Shameless slurping at the federal troughRecently, the wind...

the Forum

November 11, 1994

Shameless slurping at the federal trough

Recently, the wind blew in Baltimore, ripping roofs from about 70 homes and leaving more than 100 people homeless.

A significant event, no doubt, particularly to those unfortunate enough to be directly affected.

By 6 a.m. the next day, roughly 15 hours after the storm went through, news reports were citing communications between Housing and Urban Development Secretary Henry Cisneros and Baltimore Mayor Kurt L. Schmoke to the effect that federal help was on the way.

Since when does the destruction of 70 homes (some already vacant and ripe for demolition) in an extended community of over 1 million precipitate a federal emergency?

Weren't the damaged homes covered by insurance? And didn't the insurance companies have agents available and on the scene within hours of the storm's departure, ready to summon repair crews and write checks to put things back together?

So what was the federal government's role in all this? Did it have anything to do with an election being just a week away? Who initiated the HUD contact?

If HUD made the call, why didn't Mayor Schmoke have the guts to say: "Thanks, but no thanks. Your help is too expensive, has too many strings attached, will arrive too late and we don't need it for the same reason we got along without it for decades when the nation was a better place to live. No, we aren't going to slop from the federal trough."

And if the call was initiated by Mayor Schmoke, why couldn't Henry Cisneros have said: "Sorry, but we're not in the business of sapping the moral strength from communities by performing a high-profile rescue from every ill wind that blows.

"If this event is really beyond the capability of your community and state, then of course, we'll see what we can do. But everything we do is so bureaucratized and hide-bound with regulations and paperwork, our efforts are hardly ever cost-effective.

"We are trying to wean the nation from the attitude that there is a free lunch and the line forms inside the Washington beltway."

So as the politicians tour the wake of the storm and wring their hands, and as Henry Cisneros rides in carrying his bag of tainted gold, how about a little candor?

If Mayor Schmoke and Henry Cisneros really feel compassion for the victims, how big a check are they willing to write from their personal accounts to help bail the victims out?

That's the kind of compassion that builds moral fiber. Doing it with someone else's money has no moral value at all but is really nothing more than legalized larceny on a grand scale.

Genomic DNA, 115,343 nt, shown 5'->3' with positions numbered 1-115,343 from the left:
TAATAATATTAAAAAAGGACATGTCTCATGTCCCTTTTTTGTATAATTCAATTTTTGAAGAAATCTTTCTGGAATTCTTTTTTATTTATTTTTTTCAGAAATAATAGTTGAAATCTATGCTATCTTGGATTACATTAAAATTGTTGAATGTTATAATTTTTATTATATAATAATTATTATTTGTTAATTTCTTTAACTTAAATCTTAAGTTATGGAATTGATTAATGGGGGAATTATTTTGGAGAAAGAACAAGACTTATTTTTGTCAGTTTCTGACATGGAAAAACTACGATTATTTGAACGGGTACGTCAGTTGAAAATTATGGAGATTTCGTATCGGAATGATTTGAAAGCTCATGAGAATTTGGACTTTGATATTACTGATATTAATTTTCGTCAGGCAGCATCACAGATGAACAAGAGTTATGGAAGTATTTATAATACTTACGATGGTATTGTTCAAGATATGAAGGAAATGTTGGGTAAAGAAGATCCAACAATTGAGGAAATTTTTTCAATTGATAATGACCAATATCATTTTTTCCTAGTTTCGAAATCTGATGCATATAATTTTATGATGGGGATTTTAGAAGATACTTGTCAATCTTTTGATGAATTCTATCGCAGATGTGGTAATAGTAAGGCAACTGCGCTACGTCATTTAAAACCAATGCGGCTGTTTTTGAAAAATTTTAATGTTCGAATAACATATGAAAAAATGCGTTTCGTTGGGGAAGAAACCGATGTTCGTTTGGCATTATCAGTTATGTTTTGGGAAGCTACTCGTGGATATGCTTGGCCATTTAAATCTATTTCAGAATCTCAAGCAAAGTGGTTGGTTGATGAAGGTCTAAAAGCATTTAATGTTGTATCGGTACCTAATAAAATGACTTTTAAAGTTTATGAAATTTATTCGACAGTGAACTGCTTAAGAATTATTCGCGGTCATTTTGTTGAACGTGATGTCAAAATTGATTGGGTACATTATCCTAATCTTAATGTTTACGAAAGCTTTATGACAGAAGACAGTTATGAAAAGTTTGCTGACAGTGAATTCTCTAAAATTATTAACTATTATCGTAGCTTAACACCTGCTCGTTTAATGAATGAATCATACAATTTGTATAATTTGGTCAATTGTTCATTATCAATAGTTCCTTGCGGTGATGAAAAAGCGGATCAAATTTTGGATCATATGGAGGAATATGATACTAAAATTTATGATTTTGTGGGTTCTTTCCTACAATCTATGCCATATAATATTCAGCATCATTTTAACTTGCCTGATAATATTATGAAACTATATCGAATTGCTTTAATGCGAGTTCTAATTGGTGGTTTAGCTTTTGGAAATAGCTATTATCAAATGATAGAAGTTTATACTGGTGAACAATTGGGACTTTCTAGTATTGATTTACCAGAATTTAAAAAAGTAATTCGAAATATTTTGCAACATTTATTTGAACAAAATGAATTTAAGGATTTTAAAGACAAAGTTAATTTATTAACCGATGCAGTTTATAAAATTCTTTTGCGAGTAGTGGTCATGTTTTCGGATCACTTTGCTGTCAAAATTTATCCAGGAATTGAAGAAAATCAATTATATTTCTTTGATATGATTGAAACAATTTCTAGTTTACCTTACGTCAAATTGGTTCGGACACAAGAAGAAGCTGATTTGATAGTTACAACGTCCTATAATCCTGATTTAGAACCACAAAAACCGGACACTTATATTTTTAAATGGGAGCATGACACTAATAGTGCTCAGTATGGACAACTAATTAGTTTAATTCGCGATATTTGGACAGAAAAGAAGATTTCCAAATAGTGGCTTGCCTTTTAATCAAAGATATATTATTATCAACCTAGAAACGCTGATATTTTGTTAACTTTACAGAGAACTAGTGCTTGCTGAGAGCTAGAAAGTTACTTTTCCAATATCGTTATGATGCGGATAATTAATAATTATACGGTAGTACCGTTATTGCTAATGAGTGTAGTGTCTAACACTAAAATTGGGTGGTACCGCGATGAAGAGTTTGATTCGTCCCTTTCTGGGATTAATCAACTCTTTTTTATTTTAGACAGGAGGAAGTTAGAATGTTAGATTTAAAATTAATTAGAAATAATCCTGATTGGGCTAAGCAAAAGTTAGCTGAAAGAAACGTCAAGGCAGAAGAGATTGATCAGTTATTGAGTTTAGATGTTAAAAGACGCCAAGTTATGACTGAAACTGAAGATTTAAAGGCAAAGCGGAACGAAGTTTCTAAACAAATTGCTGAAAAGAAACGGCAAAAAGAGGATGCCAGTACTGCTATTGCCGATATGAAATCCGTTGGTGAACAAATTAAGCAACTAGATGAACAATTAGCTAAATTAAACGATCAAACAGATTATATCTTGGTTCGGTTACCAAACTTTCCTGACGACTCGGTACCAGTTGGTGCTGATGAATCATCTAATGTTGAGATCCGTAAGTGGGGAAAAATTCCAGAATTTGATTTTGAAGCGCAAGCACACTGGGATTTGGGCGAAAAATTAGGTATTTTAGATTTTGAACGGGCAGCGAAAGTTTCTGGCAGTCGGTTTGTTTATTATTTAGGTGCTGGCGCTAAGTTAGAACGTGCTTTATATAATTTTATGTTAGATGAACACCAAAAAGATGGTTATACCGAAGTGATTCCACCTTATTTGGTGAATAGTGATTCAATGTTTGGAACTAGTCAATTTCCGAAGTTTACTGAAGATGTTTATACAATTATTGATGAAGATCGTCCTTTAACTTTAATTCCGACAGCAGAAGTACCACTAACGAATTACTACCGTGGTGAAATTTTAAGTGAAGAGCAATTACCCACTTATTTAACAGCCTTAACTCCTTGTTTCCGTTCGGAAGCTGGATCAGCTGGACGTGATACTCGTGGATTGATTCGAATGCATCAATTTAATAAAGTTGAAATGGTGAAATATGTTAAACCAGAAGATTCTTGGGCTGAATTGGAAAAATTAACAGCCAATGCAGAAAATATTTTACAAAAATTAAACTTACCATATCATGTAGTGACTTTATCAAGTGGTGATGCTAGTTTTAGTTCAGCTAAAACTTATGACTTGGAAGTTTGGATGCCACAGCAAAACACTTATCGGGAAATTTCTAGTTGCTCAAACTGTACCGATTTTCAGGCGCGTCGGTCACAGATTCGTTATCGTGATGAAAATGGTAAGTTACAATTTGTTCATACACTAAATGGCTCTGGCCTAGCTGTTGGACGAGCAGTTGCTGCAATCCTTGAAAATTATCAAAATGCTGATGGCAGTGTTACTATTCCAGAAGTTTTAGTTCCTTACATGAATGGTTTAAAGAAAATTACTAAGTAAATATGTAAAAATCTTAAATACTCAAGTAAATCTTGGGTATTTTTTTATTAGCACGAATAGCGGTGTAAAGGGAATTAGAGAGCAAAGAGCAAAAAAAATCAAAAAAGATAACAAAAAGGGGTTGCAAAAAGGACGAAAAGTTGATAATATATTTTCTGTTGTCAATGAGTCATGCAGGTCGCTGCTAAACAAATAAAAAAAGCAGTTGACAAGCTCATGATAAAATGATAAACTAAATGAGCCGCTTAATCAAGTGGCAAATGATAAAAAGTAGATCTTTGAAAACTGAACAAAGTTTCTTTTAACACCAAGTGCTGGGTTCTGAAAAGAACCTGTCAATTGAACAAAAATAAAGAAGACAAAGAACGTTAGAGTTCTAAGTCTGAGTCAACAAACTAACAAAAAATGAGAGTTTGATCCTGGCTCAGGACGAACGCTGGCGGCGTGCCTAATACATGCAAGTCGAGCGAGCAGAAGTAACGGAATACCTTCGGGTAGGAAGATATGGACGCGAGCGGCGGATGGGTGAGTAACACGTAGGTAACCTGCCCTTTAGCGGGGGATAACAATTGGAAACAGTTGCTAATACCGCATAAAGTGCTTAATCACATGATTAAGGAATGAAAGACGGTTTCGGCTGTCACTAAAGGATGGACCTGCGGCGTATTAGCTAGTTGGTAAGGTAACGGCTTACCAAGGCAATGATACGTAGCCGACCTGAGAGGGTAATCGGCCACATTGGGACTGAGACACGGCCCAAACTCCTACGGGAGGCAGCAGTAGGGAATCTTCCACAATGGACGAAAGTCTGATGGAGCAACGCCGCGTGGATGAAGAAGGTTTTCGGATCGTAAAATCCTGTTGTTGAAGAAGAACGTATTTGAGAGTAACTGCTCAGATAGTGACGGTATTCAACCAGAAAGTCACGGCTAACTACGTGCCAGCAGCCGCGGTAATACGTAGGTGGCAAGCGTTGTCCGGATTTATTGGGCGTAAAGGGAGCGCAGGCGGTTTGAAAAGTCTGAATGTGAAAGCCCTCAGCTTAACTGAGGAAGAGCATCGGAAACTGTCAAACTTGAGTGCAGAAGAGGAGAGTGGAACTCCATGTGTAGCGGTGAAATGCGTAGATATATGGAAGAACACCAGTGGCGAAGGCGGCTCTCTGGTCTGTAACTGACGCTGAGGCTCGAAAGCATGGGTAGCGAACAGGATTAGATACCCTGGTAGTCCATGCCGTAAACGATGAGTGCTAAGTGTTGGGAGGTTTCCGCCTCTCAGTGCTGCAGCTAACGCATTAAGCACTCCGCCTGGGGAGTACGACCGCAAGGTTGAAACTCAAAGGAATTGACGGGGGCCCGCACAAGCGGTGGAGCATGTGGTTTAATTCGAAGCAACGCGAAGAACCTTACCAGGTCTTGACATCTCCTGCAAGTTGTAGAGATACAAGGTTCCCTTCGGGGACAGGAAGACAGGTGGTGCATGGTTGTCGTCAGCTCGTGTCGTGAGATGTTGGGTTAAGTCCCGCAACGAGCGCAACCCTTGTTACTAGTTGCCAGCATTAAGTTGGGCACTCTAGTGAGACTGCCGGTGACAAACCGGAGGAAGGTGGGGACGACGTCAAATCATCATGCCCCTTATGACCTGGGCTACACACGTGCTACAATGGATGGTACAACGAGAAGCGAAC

Rey Johnson

Edgewater

Patterson's image

I am a student at Patterson High School. You do not say much about Patterson when the school is doing well. But you are fast to jump the gun when something goes wrong at Patterson.

What I am trying to say is we just had a wonderful football game where almost 2,000 people attended. But we did not hear anything about it in the newspaper.

There was no fighting at the game. I feel Patterson has come a long way since the beginning of school. I wish you could start thinking better about Patterson instead of so poorly about our school.

I hope we can get things back to order in the newspapers about Patterson High School.

Joyce Nine

Baltimore

Boomerang

Not long ago, "60 Minutes" had a story about the China trade deal and the difficulty of finding products to be exported to the U.S.A.

It credited Lloyd Bentsen with agreeing to permit the Chinese to flood this country with automatic guns.

Now the White House is attacked by an individual using one of the very guns they thought would be nice to sell in this country.

They report with much credit to the Democrats that the gun was made illegal by the crime bill. I wonder who is going to furnish security for midnight basketball.

William D. Townsend

Timonium

A double standard for black crime

Once again, the media had the entire country looking for a black man who supposedly commited a crime against a white person.

When a black man is suspected of committing a crime against a white person, a clear message is sent to the black community: If you commit a crime against a white person, the law enforcement agencies will stop everything else and track you down.

One might think the same message would apply no matter who the victims and assailants were.

But in America, it is OK to commit crimes against black people, whether the perpetrators be white folks, the police or -- especially -- another black person.

However, if you are a black criminal you had better be careful to limit your crimes to the black community.

Has this been the hidden message sent to the hoodlums in our community so that they understand that crime only pays in the black community?

If so, law-abiding black citizens have been hoodwinked, because we are spending our tax dollars not for a safer community where we live but to catch criminals who have crossed the line and violated white folks' sense of security.

Jeffrey A. Hubbard

Baltimore

In nurturing intelligence, timing is everything

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